In 2021, ETI regularly convened its members around the deteriorating situation in Myanmar, under military rule. While the presence of responsible business in unstable contexts can offer crucial support, through the provision of decent work, ETI joined others in questioning whether continued presence had the potential to do more harm than good. In the coming weeks, the results of an independent human rights impact assessment will assist ETI and its members in answering this question.
Since the coup d’état in February 2021, protests have taken place across the country, each met with violent crackdowns and widespread human rights abuse. The most recent of examples of this, were last month’s executions which provoked condemnation from across the world, and country-wide horror. Almost a year and a half after the coup, civil unrest continues, with anti-junta protestors defiant in the face of state killings.
Outside of Myanmar, ETI alongside many of its members and allies, have deliberated the best course of action. To continue existing sourcing relationships with the country, or not? The notion of withdrawal may remove the risk of business presence underpinning military rule, but such a decision also poses huge risks to approximately 480,000 people employed in the country’s garment sector, many of whom are women.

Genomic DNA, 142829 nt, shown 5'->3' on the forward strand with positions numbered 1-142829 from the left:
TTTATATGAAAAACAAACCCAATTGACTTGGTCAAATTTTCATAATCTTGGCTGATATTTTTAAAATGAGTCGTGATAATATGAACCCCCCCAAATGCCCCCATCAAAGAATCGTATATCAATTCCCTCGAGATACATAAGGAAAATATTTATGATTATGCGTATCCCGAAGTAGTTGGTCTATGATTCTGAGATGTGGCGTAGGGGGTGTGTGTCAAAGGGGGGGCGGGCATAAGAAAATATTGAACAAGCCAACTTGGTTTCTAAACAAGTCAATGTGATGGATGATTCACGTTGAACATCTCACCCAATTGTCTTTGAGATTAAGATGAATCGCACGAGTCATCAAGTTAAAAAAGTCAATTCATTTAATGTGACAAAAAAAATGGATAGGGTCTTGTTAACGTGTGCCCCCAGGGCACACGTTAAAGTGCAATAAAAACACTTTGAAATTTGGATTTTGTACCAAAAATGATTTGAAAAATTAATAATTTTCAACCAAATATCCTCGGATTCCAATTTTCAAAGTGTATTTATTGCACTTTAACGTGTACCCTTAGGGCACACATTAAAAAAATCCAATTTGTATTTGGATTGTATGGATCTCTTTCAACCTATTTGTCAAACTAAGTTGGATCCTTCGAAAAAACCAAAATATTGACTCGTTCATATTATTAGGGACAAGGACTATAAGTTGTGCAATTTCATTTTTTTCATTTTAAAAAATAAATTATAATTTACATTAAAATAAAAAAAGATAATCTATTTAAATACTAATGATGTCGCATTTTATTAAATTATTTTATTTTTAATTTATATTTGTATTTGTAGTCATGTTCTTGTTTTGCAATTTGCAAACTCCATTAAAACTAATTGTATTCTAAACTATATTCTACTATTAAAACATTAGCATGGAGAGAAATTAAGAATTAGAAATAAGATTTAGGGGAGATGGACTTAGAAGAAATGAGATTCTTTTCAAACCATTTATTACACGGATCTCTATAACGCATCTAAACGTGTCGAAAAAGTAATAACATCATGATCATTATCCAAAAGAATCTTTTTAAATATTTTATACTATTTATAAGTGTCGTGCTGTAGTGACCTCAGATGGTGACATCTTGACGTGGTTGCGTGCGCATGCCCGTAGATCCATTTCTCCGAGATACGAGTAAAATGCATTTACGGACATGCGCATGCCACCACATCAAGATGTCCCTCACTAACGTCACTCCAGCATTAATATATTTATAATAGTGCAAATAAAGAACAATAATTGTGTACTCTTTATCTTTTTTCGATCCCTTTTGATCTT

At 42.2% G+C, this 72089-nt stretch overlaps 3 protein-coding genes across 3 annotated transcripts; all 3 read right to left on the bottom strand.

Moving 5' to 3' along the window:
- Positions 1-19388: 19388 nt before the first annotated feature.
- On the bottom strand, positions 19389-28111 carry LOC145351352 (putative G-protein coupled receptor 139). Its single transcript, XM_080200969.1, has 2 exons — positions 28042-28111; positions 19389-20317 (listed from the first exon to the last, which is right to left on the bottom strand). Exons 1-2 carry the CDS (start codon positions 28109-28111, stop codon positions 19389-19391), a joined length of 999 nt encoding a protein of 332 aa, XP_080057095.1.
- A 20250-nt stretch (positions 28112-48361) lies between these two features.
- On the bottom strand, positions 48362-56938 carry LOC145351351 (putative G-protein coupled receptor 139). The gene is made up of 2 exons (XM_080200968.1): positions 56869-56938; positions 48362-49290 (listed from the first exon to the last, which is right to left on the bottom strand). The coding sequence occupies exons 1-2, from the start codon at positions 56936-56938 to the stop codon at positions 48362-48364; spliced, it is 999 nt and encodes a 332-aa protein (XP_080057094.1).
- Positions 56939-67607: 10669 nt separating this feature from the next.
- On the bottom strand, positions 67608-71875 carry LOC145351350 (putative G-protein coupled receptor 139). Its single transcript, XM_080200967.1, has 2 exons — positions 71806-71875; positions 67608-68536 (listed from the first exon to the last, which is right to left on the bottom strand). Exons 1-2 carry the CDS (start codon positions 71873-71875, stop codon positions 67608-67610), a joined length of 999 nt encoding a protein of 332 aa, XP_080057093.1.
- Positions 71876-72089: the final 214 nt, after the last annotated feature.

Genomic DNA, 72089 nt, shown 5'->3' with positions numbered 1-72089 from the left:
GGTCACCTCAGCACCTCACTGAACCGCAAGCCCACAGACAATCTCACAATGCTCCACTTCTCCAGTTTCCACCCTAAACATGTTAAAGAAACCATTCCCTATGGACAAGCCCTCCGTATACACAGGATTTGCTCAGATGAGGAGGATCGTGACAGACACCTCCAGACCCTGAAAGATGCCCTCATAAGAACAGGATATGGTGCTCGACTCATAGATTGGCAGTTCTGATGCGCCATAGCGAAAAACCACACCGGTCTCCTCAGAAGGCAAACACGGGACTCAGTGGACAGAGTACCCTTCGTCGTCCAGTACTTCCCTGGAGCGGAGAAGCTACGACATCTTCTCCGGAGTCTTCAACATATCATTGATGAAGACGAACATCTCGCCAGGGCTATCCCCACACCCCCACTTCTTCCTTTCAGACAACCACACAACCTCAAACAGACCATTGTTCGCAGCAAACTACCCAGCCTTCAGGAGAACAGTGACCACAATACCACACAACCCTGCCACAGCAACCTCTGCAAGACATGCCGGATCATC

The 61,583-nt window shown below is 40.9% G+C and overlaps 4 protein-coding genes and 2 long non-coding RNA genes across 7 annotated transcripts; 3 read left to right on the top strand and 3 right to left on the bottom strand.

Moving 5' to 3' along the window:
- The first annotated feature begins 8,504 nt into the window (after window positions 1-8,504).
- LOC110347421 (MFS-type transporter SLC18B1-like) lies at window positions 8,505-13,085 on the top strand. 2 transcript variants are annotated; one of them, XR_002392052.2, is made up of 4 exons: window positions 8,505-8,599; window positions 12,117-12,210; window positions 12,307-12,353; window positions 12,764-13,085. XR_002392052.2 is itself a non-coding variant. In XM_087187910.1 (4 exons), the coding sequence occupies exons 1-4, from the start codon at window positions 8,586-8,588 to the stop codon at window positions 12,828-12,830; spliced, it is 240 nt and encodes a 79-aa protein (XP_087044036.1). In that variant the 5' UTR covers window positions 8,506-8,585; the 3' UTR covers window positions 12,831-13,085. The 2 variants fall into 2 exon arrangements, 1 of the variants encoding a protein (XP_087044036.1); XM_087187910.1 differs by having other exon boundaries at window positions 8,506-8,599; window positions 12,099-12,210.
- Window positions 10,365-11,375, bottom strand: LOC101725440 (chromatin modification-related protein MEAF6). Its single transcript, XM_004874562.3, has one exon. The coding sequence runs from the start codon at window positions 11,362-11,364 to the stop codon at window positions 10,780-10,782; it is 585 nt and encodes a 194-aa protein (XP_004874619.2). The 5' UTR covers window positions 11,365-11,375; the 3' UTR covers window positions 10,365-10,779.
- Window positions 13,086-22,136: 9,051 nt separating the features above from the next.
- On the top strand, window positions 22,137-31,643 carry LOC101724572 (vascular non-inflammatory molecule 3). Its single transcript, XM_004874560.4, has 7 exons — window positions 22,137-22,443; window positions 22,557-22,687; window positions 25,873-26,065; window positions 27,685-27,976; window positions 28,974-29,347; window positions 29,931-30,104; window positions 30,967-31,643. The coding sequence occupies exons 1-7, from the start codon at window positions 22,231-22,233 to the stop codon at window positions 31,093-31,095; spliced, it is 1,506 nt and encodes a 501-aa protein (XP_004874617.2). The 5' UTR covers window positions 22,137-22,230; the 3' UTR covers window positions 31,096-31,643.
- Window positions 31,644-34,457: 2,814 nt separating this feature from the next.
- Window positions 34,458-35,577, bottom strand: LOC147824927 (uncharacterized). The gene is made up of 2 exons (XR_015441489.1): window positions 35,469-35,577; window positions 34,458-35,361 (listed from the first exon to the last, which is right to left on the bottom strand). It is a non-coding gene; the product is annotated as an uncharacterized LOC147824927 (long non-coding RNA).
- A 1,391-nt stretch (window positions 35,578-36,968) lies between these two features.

ETI was able to commission an independent assessment for the garment sector, on business and human rights, in the current context of Myanmar.
The assessment aimed to answer three key questions:
- To what extent can companies in the sector monitor, prevent, mitigate and provide access to remedy (where appropriate) on severe human rights impacts that the sector may be involved with in Myanmar in the current and developing context?
- What are the requirements of the UNGPS and OECD guidelines for companies when considering whether to continue sourcing or withdraw from Myanmar in the current context?
- What would constitute responsible exit?
For the last six months, Due Diligence Design have conducted the necessary research and analysis to answer these pertinent questions. This assessment has gone well beyond existing surveys. The analysis is based on more than 100 key informant interviews with international and local organisations, companies across the value chain including brands and manufacturers, global and national trade unions, international NGOs and experts; and a workers survey based on a sample of more than 3,000 workers. The assessment aligns with the UNGPs and OECD guidelines and includes technical expertise and contributions from research partners: Impactt, Shift and Luther Law Firm and consultation with OHCHR, OECD and ILO.
The results of this assessment will help inform ETI’s next course of action. The advice and recommendations it makes will not only be of value to the members currently sourcing from the country, but others such as trade unions and responsible business at large.
ETI will publish Due Diligence Design's independent assessment in late August 2022.